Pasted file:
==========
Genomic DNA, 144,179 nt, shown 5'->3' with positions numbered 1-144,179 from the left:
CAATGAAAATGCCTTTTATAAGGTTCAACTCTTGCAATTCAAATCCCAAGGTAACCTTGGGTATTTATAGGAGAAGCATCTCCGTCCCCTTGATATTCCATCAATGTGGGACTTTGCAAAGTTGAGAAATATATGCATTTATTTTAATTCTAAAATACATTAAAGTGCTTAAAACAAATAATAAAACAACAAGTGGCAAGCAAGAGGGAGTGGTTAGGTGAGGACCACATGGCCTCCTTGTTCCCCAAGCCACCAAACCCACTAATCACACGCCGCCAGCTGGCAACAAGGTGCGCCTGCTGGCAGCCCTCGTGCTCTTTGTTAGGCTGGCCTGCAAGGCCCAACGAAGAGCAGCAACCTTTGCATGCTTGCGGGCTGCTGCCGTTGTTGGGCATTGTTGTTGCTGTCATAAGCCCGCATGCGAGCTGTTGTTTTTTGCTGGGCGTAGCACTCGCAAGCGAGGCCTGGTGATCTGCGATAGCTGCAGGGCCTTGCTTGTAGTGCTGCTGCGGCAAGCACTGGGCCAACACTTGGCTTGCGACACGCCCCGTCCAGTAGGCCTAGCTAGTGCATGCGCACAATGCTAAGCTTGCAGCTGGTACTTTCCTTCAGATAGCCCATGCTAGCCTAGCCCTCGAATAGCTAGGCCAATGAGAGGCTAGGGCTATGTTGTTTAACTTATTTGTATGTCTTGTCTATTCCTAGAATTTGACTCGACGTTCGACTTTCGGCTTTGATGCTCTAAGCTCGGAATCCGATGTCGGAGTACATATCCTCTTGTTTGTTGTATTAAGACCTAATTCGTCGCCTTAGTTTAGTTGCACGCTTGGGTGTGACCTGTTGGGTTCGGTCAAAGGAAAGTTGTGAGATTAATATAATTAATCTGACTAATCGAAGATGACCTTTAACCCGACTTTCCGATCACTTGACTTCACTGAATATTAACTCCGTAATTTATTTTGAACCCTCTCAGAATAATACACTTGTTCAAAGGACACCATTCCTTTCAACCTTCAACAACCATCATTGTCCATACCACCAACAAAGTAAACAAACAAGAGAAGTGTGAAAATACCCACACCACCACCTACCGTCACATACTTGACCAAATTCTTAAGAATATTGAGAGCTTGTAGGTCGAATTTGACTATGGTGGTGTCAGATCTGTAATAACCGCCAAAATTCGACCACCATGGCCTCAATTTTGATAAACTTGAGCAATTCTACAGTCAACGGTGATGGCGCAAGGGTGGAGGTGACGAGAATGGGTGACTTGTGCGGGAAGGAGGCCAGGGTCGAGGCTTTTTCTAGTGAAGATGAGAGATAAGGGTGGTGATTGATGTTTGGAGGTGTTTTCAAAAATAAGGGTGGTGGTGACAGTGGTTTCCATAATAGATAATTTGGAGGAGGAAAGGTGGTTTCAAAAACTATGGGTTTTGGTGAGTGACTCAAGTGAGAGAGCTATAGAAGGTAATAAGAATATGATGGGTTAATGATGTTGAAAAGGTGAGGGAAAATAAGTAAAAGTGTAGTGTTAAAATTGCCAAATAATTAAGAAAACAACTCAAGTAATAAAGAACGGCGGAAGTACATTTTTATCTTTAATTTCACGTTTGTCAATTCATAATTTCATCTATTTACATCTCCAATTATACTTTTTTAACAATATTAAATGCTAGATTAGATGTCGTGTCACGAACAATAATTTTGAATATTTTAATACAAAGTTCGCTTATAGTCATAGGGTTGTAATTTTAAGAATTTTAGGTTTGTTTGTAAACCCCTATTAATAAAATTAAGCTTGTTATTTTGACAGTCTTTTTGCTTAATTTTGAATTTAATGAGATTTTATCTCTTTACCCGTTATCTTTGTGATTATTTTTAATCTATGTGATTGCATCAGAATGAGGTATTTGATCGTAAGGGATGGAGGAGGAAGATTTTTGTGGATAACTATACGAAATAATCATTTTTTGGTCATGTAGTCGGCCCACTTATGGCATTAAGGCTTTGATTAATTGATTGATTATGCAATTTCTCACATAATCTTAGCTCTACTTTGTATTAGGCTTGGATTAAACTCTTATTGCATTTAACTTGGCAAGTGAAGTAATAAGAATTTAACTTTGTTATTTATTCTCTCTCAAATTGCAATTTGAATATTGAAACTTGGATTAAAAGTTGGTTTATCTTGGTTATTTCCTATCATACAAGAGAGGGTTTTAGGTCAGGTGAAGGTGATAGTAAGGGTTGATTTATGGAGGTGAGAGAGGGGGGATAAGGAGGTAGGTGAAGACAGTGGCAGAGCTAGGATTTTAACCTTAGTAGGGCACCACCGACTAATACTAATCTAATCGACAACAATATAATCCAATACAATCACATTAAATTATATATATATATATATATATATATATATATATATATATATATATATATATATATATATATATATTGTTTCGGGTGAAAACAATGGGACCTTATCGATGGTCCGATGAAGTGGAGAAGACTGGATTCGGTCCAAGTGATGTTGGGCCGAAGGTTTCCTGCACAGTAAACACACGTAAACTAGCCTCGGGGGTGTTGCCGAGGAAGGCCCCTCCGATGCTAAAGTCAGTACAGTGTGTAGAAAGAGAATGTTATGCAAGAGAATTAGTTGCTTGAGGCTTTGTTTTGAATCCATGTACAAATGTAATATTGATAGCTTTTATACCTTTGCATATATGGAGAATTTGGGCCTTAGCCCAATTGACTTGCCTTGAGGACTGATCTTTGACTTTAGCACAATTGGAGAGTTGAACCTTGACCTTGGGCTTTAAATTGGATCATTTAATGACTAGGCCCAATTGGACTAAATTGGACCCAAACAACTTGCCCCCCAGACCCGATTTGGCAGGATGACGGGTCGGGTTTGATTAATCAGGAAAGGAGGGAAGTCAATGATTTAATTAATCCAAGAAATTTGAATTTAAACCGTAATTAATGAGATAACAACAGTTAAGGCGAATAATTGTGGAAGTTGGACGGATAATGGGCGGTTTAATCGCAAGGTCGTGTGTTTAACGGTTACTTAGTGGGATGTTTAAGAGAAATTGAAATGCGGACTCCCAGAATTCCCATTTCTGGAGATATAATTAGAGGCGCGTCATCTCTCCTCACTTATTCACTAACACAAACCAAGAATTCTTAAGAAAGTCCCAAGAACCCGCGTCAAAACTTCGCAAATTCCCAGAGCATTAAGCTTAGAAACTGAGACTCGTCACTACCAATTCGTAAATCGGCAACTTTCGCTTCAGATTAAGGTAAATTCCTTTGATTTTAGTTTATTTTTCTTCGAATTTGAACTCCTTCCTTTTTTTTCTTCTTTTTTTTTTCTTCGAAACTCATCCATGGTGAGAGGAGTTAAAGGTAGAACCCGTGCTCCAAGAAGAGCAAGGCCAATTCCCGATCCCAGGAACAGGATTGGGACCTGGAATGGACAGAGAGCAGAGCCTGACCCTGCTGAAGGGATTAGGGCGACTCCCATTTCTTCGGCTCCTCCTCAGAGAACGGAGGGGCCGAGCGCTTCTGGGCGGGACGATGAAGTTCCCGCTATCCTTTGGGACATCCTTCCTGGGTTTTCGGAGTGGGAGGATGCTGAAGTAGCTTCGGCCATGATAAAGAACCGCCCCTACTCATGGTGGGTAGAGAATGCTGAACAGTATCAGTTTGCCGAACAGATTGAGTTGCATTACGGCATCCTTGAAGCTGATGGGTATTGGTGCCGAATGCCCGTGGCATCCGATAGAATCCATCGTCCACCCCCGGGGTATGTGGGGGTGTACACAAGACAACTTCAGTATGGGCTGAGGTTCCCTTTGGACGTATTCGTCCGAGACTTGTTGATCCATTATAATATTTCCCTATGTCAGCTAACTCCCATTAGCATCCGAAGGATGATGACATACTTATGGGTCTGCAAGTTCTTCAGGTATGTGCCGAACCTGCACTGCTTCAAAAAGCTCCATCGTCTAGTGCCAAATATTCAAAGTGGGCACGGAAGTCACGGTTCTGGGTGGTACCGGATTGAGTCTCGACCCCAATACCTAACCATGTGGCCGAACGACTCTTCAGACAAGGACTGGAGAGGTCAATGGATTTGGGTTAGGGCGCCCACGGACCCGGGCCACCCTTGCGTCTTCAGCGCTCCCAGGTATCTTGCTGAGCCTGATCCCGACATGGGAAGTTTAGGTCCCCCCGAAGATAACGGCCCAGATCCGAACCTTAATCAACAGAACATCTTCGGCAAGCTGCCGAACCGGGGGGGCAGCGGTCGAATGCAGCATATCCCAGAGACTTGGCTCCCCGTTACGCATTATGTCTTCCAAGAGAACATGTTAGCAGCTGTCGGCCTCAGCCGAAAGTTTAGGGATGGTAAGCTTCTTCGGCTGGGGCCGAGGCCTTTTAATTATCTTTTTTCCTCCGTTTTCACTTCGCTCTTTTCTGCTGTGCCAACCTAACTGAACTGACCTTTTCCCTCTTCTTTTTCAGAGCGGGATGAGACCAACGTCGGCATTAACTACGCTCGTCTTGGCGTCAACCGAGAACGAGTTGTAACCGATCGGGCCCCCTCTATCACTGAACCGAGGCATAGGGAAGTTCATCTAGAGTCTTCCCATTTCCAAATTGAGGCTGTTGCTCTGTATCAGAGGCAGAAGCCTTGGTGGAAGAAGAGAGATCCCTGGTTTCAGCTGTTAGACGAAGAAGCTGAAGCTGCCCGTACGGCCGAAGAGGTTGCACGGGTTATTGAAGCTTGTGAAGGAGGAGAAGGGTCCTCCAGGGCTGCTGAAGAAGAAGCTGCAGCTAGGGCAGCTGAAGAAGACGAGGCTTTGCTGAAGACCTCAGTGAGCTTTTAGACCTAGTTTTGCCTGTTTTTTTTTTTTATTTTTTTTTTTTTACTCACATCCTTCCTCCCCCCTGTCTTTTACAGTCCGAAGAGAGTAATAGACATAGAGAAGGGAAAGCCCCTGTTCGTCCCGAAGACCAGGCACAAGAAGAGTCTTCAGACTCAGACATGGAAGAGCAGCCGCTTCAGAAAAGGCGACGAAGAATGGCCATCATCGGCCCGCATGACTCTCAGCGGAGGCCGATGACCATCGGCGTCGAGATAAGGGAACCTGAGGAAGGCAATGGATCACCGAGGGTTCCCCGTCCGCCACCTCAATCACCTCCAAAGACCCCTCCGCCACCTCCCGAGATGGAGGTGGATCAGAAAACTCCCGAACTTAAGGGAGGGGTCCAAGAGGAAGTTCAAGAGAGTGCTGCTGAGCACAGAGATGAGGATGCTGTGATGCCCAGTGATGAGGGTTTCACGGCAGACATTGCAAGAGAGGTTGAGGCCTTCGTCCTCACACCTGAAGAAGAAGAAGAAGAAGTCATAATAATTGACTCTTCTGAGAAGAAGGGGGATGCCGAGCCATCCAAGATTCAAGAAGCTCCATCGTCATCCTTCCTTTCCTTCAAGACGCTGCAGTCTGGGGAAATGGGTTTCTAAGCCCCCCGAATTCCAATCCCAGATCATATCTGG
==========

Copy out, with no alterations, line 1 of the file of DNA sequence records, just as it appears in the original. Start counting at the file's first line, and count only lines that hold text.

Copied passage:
Genomic DNA, 144,179 nt, shown 5'->3' with positions numbered 1-144,179 from the left: